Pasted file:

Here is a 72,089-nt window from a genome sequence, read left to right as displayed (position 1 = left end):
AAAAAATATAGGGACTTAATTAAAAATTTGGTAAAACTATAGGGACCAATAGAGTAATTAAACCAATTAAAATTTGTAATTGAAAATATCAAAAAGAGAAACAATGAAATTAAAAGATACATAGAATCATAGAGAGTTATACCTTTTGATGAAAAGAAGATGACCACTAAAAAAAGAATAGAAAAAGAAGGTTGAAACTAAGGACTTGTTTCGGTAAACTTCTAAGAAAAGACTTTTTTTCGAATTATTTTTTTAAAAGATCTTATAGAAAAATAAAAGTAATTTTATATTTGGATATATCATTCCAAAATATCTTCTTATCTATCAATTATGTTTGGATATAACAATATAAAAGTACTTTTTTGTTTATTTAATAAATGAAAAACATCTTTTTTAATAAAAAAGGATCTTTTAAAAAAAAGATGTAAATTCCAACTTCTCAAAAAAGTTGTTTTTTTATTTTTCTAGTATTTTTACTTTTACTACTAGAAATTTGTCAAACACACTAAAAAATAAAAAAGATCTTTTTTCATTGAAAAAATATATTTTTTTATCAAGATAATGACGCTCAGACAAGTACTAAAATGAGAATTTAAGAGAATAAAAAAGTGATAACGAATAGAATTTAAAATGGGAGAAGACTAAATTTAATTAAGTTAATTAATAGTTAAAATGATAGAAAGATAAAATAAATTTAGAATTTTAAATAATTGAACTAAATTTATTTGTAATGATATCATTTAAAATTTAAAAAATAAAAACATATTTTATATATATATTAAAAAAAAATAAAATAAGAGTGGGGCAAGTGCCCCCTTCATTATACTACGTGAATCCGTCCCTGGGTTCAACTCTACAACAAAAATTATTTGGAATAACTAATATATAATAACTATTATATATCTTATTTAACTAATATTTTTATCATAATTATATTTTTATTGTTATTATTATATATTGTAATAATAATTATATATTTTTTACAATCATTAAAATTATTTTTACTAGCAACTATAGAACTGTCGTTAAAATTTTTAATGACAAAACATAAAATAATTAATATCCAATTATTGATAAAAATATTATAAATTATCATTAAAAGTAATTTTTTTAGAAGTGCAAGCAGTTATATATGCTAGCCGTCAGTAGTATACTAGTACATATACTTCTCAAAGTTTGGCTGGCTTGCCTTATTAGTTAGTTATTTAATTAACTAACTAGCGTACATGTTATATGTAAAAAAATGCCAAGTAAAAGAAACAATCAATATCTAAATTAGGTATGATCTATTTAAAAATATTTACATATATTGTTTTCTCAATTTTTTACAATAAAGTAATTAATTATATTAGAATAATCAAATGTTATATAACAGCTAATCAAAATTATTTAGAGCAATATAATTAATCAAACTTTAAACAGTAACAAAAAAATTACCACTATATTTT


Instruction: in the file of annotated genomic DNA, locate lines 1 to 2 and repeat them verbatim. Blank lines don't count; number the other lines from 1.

Here is a 72,089-nt window from a genome sequence, read left to right as displayed (position 1 = left end):
AAAAAATATAGGGACTTAATTAAAAATTTGGTAAAACTATAGGGACCAATAGAGTAATTAAACCAATTAAAATTTGTAATTGAAAATATCAAAAAGAGAAACAATGAAATTAAAAGATACATAGAATCATAGAGAGTTATACCTTTTGATGAAAAGAAGATGACCACTAAAAAAAGAATAGAAAAAGAAGGTTGAAACTAAGGACTTGTTTCGGTAAACTTCTAAGAAAAGACTTTTTTTCGAATTATTTTTTTAAAAGATCTTATAGAAAAATAAAAGTAATTTTATATTTGGATATATCATTCCAAAATATCTTCTTATCTATCAATTATGTTTGGATATAACAATATAAAAGTACTTTTTTGTTTATTTAATAAATGAAAAACATCTTTTTTAATAAAAAAGGATCTTTTAAAAAAAAGATGTAAATTCCAACTTCTCAAAAAAGTTGTTTTTTTATTTTTCTAGTATTTTTACTTTTACTACTAGAAATTTGTCAAACACACTAAAAAATAAAAAAGATCTTTTTTCATTGAAAAAATATATTTTTTTATCAAGATAATGACGCTCAGACAAGTACTAAAATGAGAATTTAAGAGAATAAAAAAGTGATAACGAATAGAATTTAAAATGGGAGAAGACTAAATTTAATTAAGTTAATTAATAGTTAAAATGATAGAAAGATAAAATAAATTTAGAATTTTAAATAATTGAACTAAATTTATTTGTAATGATATCATTTAAAATTTAAAAAATAAAAACATATTTTATATATATATTAAAAAAAAATAAAATAAGAGTGGGGCAAGTGCCCCCTTCATTATACTACGTGAATCCGTCCCTGGGTTCAACTCTACAACAAAAATTATTTGGAATAACTAATATATAATAACTATTATATATCTTATTTAACTAATATTTTTATCATAATTATATTTTTATTGTTATTATTATATATTGTAATAATAATTATATATTTTTTACAATCATTAAAATTATTTTTACTAGCAACTATAGAACTGTCGTTAAAATTTTTAATGACAAAACATAAAATAATTAATATCCAATTATTGATAAAAATATTATAAATTATCATTAAAAGTAATTTTTTTAGAAGTGCAAGCAGTTATATATGCTAGCCGTCAGTAGTATACTAGTACATATACTTCTCAAAGTTTGGCTGGCTTGCCTTATTAGTTAGTTATTTAATTAACTAACTAGCGTACATGTTATATGTAAAAAAATGCCAAGTAAAAGAAACAATCAATATCTAAATTAGGTATGATCTATTTAAAAATATTTACATATATTGTTTTCTCAATTTTTTACAATAAAGTAATTAATTATATTAGAATAATCAAATGTTATATAACAGCTAATCAAAATTATTTAGAGCAATATAATTAATCAAACTTTAAACAGTAACAAAAAAATTACCACTATATTTT